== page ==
Oral Testimony of Six Witnesses Fails to Prove Anticipating Public Use
June 07, 2002
Last Month at the Federal Circuit - July 2002
Judges: Linn (author), Lourie, and Mayer (dissenting)
In Juicy Whip, Inc. v. Orange Bang, Inc., No. 01- 1263 (Fed. Cir. June 7, 2002), the Federal Circuit reversed the district court’s denial of the patent holder’s motions for JMOL on the issues of anticipation by prior public use and inequitable conduct, and remanded the case for a determination of damages.
Juicy Whip, Inc. (“Juicy Whip”) filed suit for patent infringement, alleging that Orange Bang, Inc. (“Orange Bang”) was making beverage dispensers that infringed Juicy Whip’s U.S. Patent No. 5,575,405 (“the ‘405 patent”). In response to the infringement charges, Orange Bang alleged unenforceability based on inequitable conduct and anticipation due to prior public use. Although a jury found that Orange Bang had willfully infringed claims 6 and 9 of the ‘405 patent, it also found that these claims were invalid under 35 U.S.C. § 102(b) based on prior public use and unenforceable for inequitable conduct. The district court denied Juicy Whip’s motions for JMOL and for a new trial and awarded costs to Orange Bang. Juicy Whip appealed.
The ‘405 patent relates to a postmix beverage dispenser that is designed to look like a premix beverage dispenser. During prosecution of the patent, the inventors submitted several declarations from experts in the beverage industry directed toward novelty, commercial success, and long-felt need of the patented invention. These declarations were from a former employee of an Orange Bang distributor owned by the inventors and a former Coca-Cola Company employee who later joined Juicy Whip. The patent issued in November 1996 based on a series of applications.
At trial, Orange Bang focused on the inventor’s letter and the two declarations as the basis for the claims that the ‘405 patent should be unenforceable due to inequitable conduct. The Federal Circuit found that Orange Bang had failed to provide substantial evidence necessary to show that Juicy Whip acted inequitably because none of the evidence met the threshold level of materiality or intent to mislead.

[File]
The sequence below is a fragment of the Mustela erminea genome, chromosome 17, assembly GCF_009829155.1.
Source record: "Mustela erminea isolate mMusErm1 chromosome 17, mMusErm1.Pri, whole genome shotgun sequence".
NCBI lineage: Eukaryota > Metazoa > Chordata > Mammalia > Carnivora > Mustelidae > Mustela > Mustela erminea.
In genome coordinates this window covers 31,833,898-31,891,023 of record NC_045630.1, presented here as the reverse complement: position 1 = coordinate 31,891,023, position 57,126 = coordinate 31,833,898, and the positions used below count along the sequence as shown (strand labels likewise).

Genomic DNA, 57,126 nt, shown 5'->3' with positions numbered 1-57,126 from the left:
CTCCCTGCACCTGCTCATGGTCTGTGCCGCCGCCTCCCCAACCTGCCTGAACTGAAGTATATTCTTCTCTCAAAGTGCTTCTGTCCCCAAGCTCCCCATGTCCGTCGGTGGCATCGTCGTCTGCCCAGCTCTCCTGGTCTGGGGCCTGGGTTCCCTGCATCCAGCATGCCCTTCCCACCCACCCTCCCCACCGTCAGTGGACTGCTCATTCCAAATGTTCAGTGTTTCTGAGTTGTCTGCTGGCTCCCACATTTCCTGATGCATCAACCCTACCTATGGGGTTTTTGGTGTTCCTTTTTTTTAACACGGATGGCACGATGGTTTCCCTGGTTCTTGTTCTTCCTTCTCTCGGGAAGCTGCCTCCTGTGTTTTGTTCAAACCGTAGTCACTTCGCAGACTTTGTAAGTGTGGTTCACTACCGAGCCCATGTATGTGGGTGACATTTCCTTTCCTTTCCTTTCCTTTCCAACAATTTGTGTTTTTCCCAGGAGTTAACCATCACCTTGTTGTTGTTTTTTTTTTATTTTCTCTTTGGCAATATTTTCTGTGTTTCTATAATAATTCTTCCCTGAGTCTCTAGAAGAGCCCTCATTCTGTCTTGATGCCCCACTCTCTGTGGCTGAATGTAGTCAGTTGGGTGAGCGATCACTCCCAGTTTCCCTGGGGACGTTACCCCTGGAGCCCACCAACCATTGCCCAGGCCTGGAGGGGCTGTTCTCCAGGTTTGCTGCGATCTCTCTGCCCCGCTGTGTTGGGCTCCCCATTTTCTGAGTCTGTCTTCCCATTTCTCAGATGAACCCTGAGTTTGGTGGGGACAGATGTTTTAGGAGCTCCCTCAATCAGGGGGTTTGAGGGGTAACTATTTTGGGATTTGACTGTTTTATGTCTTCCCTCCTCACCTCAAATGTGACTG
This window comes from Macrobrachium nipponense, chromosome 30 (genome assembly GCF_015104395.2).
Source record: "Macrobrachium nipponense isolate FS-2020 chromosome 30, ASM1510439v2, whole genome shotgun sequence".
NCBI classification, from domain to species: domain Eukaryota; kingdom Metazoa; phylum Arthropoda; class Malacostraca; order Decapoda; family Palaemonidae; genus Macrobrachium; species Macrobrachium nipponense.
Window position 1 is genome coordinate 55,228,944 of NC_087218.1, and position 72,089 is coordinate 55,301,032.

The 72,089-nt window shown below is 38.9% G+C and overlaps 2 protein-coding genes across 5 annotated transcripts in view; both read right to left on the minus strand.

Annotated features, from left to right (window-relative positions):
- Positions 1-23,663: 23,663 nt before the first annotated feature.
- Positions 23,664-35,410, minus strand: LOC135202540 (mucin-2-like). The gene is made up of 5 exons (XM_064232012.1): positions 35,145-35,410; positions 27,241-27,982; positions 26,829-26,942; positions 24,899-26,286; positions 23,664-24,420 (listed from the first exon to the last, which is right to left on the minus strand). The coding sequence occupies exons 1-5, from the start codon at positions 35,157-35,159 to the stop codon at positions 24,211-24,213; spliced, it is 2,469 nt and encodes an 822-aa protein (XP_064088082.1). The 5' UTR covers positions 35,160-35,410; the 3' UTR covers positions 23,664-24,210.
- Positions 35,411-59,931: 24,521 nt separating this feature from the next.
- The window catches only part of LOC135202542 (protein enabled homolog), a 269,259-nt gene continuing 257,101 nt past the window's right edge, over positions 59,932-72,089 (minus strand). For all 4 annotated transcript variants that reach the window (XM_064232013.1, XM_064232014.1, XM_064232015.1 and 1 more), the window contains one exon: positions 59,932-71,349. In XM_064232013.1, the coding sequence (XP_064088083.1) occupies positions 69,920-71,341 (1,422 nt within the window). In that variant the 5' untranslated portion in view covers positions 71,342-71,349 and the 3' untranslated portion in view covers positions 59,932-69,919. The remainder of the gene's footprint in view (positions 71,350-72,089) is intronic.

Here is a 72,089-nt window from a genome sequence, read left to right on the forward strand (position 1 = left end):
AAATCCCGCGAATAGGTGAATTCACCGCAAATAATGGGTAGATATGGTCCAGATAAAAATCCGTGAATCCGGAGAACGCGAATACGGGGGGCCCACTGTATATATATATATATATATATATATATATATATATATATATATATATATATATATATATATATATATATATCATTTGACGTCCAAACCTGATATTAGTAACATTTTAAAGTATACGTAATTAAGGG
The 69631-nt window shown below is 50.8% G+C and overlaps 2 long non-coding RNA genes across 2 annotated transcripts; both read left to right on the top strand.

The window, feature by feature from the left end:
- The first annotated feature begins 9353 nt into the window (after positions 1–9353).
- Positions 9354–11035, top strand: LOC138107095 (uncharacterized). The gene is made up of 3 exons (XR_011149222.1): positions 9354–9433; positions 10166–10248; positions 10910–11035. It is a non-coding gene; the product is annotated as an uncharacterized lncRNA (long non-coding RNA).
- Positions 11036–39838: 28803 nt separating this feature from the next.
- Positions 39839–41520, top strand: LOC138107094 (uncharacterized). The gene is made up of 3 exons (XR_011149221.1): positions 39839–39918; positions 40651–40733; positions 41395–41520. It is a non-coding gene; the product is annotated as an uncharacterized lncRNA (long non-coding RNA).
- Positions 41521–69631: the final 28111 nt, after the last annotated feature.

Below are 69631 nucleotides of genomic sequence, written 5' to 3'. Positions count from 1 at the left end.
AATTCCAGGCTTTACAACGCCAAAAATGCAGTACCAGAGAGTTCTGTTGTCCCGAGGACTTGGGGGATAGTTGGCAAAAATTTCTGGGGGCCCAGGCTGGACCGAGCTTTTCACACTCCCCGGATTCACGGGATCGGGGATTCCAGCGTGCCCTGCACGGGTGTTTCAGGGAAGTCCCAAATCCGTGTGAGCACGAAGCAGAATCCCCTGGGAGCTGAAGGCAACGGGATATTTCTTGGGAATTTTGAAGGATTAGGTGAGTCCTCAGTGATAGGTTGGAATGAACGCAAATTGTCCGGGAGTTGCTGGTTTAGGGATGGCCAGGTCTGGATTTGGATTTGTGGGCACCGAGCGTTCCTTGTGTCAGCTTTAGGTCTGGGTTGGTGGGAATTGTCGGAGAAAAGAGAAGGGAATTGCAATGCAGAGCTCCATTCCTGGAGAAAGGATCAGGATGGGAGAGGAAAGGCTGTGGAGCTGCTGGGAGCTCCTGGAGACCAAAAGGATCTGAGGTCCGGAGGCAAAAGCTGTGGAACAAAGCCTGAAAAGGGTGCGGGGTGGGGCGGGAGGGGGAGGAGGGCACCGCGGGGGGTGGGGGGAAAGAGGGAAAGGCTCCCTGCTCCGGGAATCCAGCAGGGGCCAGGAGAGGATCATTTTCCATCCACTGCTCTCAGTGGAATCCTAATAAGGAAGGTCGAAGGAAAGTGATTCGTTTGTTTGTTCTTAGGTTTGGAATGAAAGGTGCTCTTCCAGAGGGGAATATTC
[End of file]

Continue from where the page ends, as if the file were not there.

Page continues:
Concerning public use, the evidence consisted of testimony from six witnesses stating that Orange Bang’s owner had made and sold anticipatory beverage dispensers in 1983 and 1988. The witnesses testified that they had either seen or used the allegedly anticipatory beverage dispensers. The only other evidence was a sketch of the 1983 dispenser drawn by two witnesses during their depositions and a purchase order for acrylic bowls allegedly used in the 1988 dispenser.
The Federal Circuit clung to its precedent that oral testimony of prior public use must be corroborated to invalidate a patent. Finnegan Corp. v. Int’l Trade Comm’n, 180 F.3d 1354 (Fed. Cir. 1999). The Court reviewed the evidence and concluded that the record lacks substantial evidence regarding at least one limitation of each asserted claim, i.e., that a beverage bowl was the principal reservoir of the beverage being dispensed. The Court rejected the deposition sketch because it was not contemporaneous and found the purchase order incomplete because it did not address the claim limitations. Although the Court did not doubt the credibility of the six witnesses, it concluded that precedent cautioned it against relying on oral testimony alone. As such, the record evidence failed to meet the clear and convincing standard of proof on invalidity.
Judge Mayer dissented, stressing the importance of allowing the jury to act as fact finder without unwarranted second guessing by appellate courts.